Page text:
Zion-Waldoks, Tanya. “Politics of Devoted Resistance. Agency, Feminism, and Religion among Orthodox Agunah Activists in Israel.” Gender & Society 29.1 (2015): 73-97.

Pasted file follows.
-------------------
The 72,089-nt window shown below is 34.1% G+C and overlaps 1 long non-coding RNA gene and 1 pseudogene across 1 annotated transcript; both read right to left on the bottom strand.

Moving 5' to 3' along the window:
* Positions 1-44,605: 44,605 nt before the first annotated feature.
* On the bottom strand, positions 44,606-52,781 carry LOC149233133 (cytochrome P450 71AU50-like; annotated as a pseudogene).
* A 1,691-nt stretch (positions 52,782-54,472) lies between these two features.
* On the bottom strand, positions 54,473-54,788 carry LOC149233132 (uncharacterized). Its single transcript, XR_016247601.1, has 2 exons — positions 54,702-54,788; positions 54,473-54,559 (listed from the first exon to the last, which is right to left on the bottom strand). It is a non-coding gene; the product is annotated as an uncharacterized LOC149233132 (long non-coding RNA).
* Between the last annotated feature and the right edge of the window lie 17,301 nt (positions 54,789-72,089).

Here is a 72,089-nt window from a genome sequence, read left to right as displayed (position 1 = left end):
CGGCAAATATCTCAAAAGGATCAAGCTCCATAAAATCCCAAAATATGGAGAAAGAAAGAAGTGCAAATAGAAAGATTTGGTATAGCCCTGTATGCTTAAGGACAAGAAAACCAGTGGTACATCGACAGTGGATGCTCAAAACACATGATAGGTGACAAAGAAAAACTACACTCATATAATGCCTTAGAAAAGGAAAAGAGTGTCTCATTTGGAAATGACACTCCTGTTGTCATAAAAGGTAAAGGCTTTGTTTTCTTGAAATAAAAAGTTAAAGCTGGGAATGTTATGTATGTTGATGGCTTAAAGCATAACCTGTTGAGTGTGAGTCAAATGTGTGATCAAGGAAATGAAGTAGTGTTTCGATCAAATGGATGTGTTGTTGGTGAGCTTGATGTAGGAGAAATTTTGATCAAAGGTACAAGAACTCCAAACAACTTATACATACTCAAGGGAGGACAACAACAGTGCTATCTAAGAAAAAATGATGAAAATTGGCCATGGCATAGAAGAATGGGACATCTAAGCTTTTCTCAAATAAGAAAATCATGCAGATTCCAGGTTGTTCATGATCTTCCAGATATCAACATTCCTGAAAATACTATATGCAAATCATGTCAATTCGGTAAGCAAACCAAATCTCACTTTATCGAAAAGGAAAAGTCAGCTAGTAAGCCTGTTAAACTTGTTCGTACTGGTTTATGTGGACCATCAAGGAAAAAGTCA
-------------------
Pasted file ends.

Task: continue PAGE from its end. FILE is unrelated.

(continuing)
This study explores how religious women become legitimate actors in the public sphere and analyzes their agency—its meanings, capacities, and transformative aims. It presents a novel case study of Israeli Modern-Orthodox Agunah activists who engage in highly politicized collective feminist resistance as religious actors working for religious ends. Embedded in and activated by Orthodoxy, they advocate women’s rights to divorce, voicing a moral critique of tradition and its agents precisely because they are devoutly devoted to them. Such political agency is innovatively conceptualized as “devoted resistance”: critique within relationship, enabled by cultural schema, and comprising both interpretive skills and “relational-autonomy” capacities. This study contends that understanding agency within religious grammars reveals its underlying logics, highlighting how structures shape the meanings and realization of women’s varied “agentive capacities.” It challenges current dichotomies like feminism/religion, resistance/submission, and autonomy/dependence. Overall, the author argues for a nuanced, culturally specific, capacity-based, relational approach to analyzing religious women’s agency.